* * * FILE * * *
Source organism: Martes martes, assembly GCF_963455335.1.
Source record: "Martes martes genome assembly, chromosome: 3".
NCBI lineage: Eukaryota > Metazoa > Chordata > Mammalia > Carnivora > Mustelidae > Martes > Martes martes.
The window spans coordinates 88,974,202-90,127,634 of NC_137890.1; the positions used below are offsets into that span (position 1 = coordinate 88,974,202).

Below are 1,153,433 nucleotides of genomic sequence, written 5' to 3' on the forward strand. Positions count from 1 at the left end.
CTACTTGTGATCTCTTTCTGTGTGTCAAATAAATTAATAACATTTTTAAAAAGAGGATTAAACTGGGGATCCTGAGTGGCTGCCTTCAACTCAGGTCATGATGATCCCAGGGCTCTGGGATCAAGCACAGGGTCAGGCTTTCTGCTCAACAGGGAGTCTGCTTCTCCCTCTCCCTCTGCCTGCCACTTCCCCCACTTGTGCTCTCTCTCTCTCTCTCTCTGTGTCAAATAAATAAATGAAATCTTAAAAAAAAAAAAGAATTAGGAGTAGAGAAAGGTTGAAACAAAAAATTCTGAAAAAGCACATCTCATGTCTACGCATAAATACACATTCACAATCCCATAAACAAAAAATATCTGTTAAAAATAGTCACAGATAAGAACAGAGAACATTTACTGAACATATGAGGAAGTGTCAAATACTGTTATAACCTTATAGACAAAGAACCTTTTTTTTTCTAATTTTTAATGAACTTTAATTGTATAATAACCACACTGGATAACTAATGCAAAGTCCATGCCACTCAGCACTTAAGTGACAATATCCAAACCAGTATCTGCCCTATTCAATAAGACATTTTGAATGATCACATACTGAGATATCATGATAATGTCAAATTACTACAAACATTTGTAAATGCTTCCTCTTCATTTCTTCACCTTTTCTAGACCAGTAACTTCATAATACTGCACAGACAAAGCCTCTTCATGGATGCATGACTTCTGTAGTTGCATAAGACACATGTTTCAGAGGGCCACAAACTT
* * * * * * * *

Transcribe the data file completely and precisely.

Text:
Source organism: Martes martes, assembly GCF_963455335.1.
Source record: "Martes martes genome assembly, chromosome: 3".
NCBI lineage: Eukaryota > Metazoa > Chordata > Mammalia > Carnivora > Mustelidae > Martes > Martes martes.
The window spans coordinates 88,974,202-90,127,634 of NC_137890.1; the positions used below are offsets into that span (position 1 = coordinate 88,974,202).

Below are 1,153,433 nucleotides of genomic sequence, written 5' to 3' on the forward strand. Positions count from 1 at the left end.
CTACTTGTGATCTCTTTCTGTGTGTCAAATAAATTAATAACATTTTTAAAAAGAGGATTAAACTGGGGATCCTGAGTGGCTGCCTTCAACTCAGGTCATGATGATCCCAGGGCTCTGGGATCAAGCACAGGGTCAGGCTTTCTGCTCAACAGGGAGTCTGCTTCTCCCTCTCCCTCTGCCTGCCACTTCCCCCACTTGTGCTCTCTCTCTCTCTCTCTCTGTGTCAAATAAATAAATGAAATCTTAAAAAAAAAAAAGAATTAGGAGTAGAGAAAGGTTGAAACAAAAAATTCTGAAAAAGCACATCTCATGTCTACGCATAAATACACATTCACAATCCCATAAACAAAAAATATCTGTTAAAAATAGTCACAGATAAGAACAGAGAACATTTACTGAACATATGAGGAAGTGTCAAATACTGTTATAACCTTATAGACAAAGAACCTTTTTTTTTCTAATTTTTAATGAACTTTAATTGTATAATAACCACACTGGATAACTAATGCAAAGTCCATGCCACTCAGCACTTAAGTGACAATATCCAAACCAGTATCTGCCCTATTCAATAAGACATTTTGAATGATCACATACTGAGATATCATGATAATGTCAAATTACTACAAACATTTGTAAATGCTTCCTCTTCATTTCTTCACCTTTTCTAGACCAGTAACTTCATAATACTGCACAGACAAAGCCTCTTCATGGATGCATGACTTCTGTAGTTGCATAAGACACATGTTTCAGAGGGCCACAAACTT